verb (used with object)
verb (used without object)
- (of a proportion) containing terms of which an increase (or decrease) in one results in an increase (or decrease) in another: a term is said to be in direct proportion to another term if one increases (or decreases) as the other increases (or decreases).
- (of a function) the function itself, in contrast to its inverse.Compare inverse(def 2).
- dire dawa,
- dire wolf,
- direc. prop.,
- direct access,
- direct action,
- direct address,
- direct broadcast satellite,
- direct characterization
Origin of direct
Examples from the Web for direct
If someone wants to ensure a direct and secure connection, no entity, whether a hotel or otherwise, should be able to block it.How ‘Ethical’ Hotel Chain Marriott Gouges Guests in the Name of Wi-Fi Security|Kyle Chayka|December 31, 2014|DAILY BEAST
Idiocies multiply in direct proportion to the accumulating legal rigidities.
Direct funds away from practices, policies, and programs that consistently fail to achieve measurable outcomes.
It would be inaccurate though to call SIX a direct antidote to ALEC.
Part of that, Dr. Khan says, was a direct result of the global trekking PepsiCo is doing.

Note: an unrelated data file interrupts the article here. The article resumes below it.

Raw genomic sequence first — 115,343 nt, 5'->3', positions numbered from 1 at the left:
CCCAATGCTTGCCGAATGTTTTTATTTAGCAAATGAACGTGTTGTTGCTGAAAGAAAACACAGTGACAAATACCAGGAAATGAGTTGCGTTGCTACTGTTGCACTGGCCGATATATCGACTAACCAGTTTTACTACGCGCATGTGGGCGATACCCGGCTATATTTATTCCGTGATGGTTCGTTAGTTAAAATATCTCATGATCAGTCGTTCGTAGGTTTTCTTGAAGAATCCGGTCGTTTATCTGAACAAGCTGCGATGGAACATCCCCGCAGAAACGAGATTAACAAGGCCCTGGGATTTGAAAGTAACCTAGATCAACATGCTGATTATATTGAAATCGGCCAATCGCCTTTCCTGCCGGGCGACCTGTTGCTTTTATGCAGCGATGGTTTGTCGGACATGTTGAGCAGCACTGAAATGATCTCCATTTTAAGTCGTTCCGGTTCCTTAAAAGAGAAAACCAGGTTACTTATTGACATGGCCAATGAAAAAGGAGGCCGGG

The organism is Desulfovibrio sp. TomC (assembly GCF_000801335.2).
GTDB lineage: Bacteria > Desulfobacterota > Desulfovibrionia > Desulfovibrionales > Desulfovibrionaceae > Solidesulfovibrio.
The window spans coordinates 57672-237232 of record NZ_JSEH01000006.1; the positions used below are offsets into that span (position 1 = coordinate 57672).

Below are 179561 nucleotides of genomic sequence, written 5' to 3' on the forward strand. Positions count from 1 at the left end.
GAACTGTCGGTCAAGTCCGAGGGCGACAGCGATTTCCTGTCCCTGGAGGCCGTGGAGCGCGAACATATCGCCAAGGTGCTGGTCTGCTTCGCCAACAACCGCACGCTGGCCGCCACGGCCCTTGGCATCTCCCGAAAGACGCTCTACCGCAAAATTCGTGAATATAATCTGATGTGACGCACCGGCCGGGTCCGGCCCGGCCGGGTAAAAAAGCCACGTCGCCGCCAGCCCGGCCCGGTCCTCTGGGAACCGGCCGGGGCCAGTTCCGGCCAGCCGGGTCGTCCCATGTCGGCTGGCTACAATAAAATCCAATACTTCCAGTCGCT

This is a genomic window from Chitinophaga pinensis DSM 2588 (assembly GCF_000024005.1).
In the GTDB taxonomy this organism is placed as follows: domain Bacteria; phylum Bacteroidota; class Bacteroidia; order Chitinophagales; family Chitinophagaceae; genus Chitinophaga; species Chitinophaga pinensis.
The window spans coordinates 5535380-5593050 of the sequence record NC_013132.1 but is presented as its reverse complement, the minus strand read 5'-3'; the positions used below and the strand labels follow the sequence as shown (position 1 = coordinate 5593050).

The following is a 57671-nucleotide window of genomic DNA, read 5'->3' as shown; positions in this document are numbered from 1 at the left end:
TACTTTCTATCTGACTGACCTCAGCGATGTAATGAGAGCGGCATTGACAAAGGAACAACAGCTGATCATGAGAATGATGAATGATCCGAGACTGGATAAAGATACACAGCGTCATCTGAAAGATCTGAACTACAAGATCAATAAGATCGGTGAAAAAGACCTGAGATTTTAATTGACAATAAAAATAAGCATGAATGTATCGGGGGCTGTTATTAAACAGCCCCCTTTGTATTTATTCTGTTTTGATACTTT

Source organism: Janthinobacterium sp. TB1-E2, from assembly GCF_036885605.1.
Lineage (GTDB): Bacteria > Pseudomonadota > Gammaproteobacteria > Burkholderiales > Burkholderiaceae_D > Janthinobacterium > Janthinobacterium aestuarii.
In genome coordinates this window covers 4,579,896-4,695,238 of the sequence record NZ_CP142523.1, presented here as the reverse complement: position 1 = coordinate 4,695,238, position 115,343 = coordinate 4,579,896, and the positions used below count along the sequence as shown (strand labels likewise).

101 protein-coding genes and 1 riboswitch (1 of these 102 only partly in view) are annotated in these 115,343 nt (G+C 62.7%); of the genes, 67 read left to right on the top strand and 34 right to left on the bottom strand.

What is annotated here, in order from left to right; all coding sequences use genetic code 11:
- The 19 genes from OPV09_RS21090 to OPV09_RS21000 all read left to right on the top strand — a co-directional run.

I believe them to have been the direct suggestion of the devil.
During the summer months they should be protected from the direct rays of the sun, and kept well syringed.Talks about Flowers.|M. D. Wellcome
New value will be given to craftsmanship and a sense of dedication—now almost unknown—to those who direct it.The Life of the Spirit and the Life of To-day|Evelyn Underhill
There is no direct charge conveyed by Mr. Knox, but there is evidently expressed the language of doubt and surmise.The Works of William Cowper|William Cowper
Such competition, although simple and direct, recognizes no national bounds.Railroads: Rates and Regulations|William Z. Ripley
verb (mainly tr)
- to conduct (a piece of music or musicians), usually while performing oneself
- another word (esp US) for conduct (def. 9)
- of or relating to direct current
- (of a secondary induced current) having the same direction as the primary current
- (of motion) in the same directionSee motion (def. 9)
- (of an interval or chord) in root position; not inverted
Word Origin for direct
late 14c., "to write (to someone), to address," from Latin directus "straight," past participle of dirigere "set straight," from dis- "apart" (see dis-) + regere "to guide" (see regal). Cf. dress; address.
Meaning "to govern, regulate" is from c.1500; "to order, ordain" is from 1650s. Sense of "to write the destination on the outside of a letter" is from 16c. Of plays, films, etc., from 1913. Related: Directed; directing.
late 14c., from Latin directus "straight," past participle of dirigere "set straight" (see direct (v.)).